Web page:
What really happened to the candidates' computers?

Now that two weeks have passed since the end of the presidential campaigns, it is worthwhile to take a look at what I think should have one of the biggest cybercrime stories of the year. As Ryan blogged the day after the election, both the McCain and the Obama campaigns' systems were compromised by an external party, and this compromise lead to a massive data exfiltration.

Now that two weeks have passed since the end of the presidential campaigns, it is worthwhile to take a look at what I think should have one of the biggest cybercrime stories of the year. As Ryan blogged the day after the election, both the McCain and the Obama campaigns' systems were compromised by an external party, and this compromise lead to a massive data exfiltration. If these reports turn out to be true, the attack is a huge coup for the attacking party. Shortly after the election, Newsweek reported that both the Obama and the McCain campaigns' systems were heavily infiltrated by a "foreign entity". While details are still sparse, it appears that the style of attack is incredibly similar to those provided in BusinessWeek that were waged against systems of government contractors. The attacks described all began with an e-mail containing a malicious attachment, where the body of the e-mail contains an exceptionally well crafted pitch. For example, the e-mail may appear to come from an old coworker asking about a project for which you used to be responsible. The response rate on an unsolicited e-mail is high enough that the attacker is pretty much guaranteed to gain a foothold on the network. After that, all bets are off.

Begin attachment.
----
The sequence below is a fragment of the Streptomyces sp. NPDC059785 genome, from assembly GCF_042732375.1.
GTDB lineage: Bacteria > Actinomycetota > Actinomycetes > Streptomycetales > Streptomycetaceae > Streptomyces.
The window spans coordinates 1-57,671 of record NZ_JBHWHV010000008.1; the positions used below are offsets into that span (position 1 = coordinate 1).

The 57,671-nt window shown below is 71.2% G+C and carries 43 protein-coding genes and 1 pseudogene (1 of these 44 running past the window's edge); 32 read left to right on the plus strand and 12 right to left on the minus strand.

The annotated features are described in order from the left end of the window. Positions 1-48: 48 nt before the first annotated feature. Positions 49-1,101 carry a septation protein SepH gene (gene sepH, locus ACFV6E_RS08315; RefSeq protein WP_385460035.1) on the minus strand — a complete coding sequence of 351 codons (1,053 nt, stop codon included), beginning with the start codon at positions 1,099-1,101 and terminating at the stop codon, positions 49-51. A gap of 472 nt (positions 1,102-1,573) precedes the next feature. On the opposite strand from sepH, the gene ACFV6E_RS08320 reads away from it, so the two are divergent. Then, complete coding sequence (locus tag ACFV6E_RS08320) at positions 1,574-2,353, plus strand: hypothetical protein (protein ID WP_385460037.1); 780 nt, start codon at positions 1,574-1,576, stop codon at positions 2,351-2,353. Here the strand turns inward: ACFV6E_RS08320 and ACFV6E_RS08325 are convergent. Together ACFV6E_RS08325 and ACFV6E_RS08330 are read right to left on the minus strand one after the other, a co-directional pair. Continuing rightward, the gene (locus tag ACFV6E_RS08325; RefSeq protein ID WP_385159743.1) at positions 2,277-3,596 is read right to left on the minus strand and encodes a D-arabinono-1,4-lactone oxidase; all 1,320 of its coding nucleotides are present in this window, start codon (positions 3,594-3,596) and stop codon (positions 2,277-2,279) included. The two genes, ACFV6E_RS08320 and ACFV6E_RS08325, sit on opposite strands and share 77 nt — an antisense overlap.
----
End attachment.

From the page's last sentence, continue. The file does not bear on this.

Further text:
Let's suppose for a second that a foreign government was responsible for the break-in. Having access to all the documents from the computer system of future American policy writers provides a huge advantage in any future diplomatic situation. Negotiators for foreign governments can assign a relative value to every issue that is encountered at the bargaining table before negotiations even begin. Long-lead military expenditures can be optimized based upon expected points of conflict. Even non-government agencies can benefit. Public relations can be crafted with uncanny precision, and market-neutral investment strategies can be created that favor the incoming administration's pet projects.

Given that BusinessWeek was able to provide a deep level of investigation into the previous attack, I expect that this compromise will be thoroughly reported as well. We will have to wait until then before we will know what the final cost of this break in is to our government.